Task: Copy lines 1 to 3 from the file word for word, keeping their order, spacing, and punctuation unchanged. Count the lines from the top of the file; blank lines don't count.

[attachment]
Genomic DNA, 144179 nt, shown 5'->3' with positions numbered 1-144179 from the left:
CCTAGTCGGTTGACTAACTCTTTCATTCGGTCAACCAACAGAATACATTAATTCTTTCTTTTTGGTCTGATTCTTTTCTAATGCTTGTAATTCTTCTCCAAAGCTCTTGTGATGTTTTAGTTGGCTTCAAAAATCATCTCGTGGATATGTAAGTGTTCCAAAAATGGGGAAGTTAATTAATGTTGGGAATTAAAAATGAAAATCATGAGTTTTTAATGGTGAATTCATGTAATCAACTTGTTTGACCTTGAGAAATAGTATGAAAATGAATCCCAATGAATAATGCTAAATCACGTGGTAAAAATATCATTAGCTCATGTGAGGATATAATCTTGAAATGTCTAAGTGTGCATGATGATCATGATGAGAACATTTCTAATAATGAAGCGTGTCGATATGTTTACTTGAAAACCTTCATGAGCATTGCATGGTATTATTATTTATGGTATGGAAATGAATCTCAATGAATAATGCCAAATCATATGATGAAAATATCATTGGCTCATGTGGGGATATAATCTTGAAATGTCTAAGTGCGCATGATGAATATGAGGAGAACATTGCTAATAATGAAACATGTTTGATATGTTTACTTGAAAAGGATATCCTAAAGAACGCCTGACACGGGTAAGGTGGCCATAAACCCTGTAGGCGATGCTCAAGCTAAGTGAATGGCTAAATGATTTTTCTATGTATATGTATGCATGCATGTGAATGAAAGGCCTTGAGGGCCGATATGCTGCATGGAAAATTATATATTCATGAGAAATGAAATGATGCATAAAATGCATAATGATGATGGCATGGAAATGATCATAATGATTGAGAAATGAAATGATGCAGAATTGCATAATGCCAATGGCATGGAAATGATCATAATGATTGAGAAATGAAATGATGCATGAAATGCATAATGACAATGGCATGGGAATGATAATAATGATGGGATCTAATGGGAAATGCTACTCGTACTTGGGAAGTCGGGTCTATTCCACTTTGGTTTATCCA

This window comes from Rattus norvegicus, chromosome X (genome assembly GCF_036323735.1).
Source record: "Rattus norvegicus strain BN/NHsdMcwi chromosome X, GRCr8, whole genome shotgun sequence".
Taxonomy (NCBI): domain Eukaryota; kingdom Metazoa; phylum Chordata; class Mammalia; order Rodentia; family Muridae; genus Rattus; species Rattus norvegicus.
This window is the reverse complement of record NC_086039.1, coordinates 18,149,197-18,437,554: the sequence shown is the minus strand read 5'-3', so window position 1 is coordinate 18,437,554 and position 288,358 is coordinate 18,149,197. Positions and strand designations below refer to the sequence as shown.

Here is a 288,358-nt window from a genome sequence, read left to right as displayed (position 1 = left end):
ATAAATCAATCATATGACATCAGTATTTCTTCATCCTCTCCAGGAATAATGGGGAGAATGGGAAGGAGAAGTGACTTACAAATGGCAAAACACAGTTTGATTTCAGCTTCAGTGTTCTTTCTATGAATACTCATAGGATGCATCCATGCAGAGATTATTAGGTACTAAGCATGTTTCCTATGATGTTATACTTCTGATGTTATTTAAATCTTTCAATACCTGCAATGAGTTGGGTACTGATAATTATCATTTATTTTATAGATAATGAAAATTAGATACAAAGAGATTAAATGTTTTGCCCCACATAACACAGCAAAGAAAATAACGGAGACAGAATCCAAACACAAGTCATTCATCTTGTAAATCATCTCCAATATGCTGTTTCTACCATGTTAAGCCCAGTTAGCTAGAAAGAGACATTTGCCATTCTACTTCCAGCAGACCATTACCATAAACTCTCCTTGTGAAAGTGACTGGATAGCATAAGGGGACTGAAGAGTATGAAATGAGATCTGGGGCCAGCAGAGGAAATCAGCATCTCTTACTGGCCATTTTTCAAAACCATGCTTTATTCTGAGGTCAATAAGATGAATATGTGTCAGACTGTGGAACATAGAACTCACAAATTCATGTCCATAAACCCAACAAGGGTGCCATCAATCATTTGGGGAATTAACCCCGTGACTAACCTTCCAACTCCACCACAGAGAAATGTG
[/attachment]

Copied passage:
Genomic DNA, 144179 nt, shown 5'->3' with positions numbered 1-144179 from the left:
CCTAGTCGGTTGACTAACTCTTTCATTCGGTCAACCAACAGAATACATTAATTCTTTCTTTTTGGTCTGATTCTTTTCTAATGCTTGTAATTCTTCTCCAAAGCTCTTGTGATGTTTTAGTTGGCTTCAAAAATCATCTCGTGGATATGTAAGTGTTCCAAAAATGGGGAAGTTAATTAATGTTGGGAATTAAAAATGAAAATCATGAGTTTTTAATGGTGAATTCATGTAATCAACTTGTTTGACCTTGAGAAATAGTATGAAAATGAATCCCAATGAATAATGCTAAATCACGTGGTAAAAATATCATTAGCTCATGTGAGGATATAATCTTGAAATGTCTAAGTGTGCATGATGATCATGATGAGAACATTTCTAATAATGAAGCGTGTCGATATGTTTACTTGAAAACCTTCATGAGCATTGCATGGTATTATTATTTATGGTATGGAAATGAATCTCAATGAATAATGCCAAATCATATGATGAAAATATCATTGGCTCATGTGGGGATATAATCTTGAAATGTCTAAGTGCGCATGATGAATATGAGGAGAACATTGCTAATAATGAAACATGTTTGATATGTTTACTTGAAAAGGATATCCTAAAGAACGCCTGACACGGGTAAGGTGGCCATAAACCCTGTAGGCGATGCTCAAGCTAAGTGAATGGCTAAATGATTTTTCTATGTATATGTATGCATGCATGTGAATGAAAGGCCTTGAGGGCCGATATGCTGCATGGAAAATTATATATTCATGAGAAATGAAATGATGCATAAAATGCATAATGATGATGGCATGGAAATGATCATAATGATTGAGAAATGAAATGATGCAGAATTGCATAATGCCAATGGCATGGAAATGATCATAATGATTGAGAAATGAAATGATGCATGAAATGCATAATGACAATGGCATGGGAATGATAATAATGATGGGATCTAATGGGAAATGCTACTCGTACTTGGGAAGTCGGGTCTATTCCACTTTGGTTTATCCA

This window comes from Rattus norvegicus, chromosome X (genome assembly GCF_036323735.1).